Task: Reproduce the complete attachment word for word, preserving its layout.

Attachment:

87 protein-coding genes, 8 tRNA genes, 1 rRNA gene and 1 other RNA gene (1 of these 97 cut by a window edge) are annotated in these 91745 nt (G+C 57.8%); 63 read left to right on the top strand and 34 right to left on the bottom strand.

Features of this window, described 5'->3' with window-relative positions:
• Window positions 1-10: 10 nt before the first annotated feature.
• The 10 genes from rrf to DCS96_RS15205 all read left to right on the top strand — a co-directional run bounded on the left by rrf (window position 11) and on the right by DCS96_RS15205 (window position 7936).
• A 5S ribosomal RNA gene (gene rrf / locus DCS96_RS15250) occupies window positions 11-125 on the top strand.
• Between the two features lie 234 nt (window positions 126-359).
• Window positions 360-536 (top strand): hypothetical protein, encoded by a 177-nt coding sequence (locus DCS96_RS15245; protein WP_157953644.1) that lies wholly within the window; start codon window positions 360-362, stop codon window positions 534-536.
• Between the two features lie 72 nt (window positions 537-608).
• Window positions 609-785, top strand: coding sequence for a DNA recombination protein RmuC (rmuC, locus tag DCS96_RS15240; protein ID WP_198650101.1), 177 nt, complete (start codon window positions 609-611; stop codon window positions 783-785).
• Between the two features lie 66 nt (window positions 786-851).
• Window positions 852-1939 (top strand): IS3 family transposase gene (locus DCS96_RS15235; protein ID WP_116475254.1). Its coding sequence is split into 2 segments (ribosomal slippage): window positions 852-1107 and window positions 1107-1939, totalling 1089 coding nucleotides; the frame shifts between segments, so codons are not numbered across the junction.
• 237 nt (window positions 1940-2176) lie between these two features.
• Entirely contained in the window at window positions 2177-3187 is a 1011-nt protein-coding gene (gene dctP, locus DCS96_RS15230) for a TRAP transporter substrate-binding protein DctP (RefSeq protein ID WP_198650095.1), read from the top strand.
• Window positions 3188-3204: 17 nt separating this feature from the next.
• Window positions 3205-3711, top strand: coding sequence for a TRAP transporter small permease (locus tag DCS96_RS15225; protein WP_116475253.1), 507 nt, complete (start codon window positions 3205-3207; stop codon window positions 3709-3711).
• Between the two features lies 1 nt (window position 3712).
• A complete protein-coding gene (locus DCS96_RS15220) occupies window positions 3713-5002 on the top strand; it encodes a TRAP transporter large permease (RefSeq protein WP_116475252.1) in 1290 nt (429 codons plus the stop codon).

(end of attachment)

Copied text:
87 protein-coding genes, 8 tRNA genes, 1 rRNA gene and 1 other RNA gene (1 of these 97 cut by a window edge) are annotated in these 91745 nt (G+C 57.8%); 63 read left to right on the top strand and 34 right to left on the bottom strand.

Features of this window, described 5'->3' with window-relative positions:
• Window positions 1-10: 10 nt before the first annotated feature.
• The 10 genes from rrf to DCS96_RS15205 all read left to right on the top strand — a co-directional run bounded on the left by rrf (window position 11) and on the right by DCS96_RS15205 (window position 7936).
• A 5S ribosomal RNA gene (gene rrf / locus DCS96_RS15250) occupies window positions 11-125 on the top strand.
• Between the two features lie 234 nt (window positions 126-359).
• Window positions 360-536 (top strand): hypothetical protein, encoded by a 177-nt coding sequence (locus DCS96_RS15245; protein WP_157953644.1) that lies wholly within the window; start codon window positions 360-362, stop codon window positions 534-536.
• Between the two features lie 72 nt (window positions 537-608).
• Window positions 609-785, top strand: coding sequence for a DNA recombination protein RmuC (rmuC, locus tag DCS96_RS15240; protein ID WP_198650101.1), 177 nt, complete (start codon window positions 609-611; stop codon window positions 783-785).
• Between the two features lie 66 nt (window positions 786-851).
• Window positions 852-1939 (top strand): IS3 family transposase gene (locus DCS96_RS15235; protein ID WP_116475254.1). Its coding sequence is split into 2 segments (ribosomal slippage): window positions 852-1107 and window positions 1107-1939, totalling 1089 coding nucleotides; the frame shifts between segments, so codons are not numbered across the junction.
• 237 nt (window positions 1940-2176) lie between these two features.
• Entirely contained in the window at window positions 2177-3187 is a 1011-nt protein-coding gene (gene dctP, locus DCS96_RS15230) for a TRAP transporter substrate-binding protein DctP (RefSeq protein ID WP_198650095.1), read from the top strand.
• Window positions 3188-3204: 17 nt separating this feature from the next.
• Window positions 3205-3711, top strand: coding sequence for a TRAP transporter small permease (locus tag DCS96_RS15225; protein WP_116475253.1), 507 nt, complete (start codon window positions 3205-3207; stop codon window positions 3709-3711).
• Between the two features lies 1 nt (window position 3712).
• A complete protein-coding gene (locus DCS96_RS15220) occupies window positions 3713-5002 on the top strand; it encodes a TRAP transporter large permease (RefSeq protein WP_116475252.1) in 1290 nt (429 codons plus the stop codon).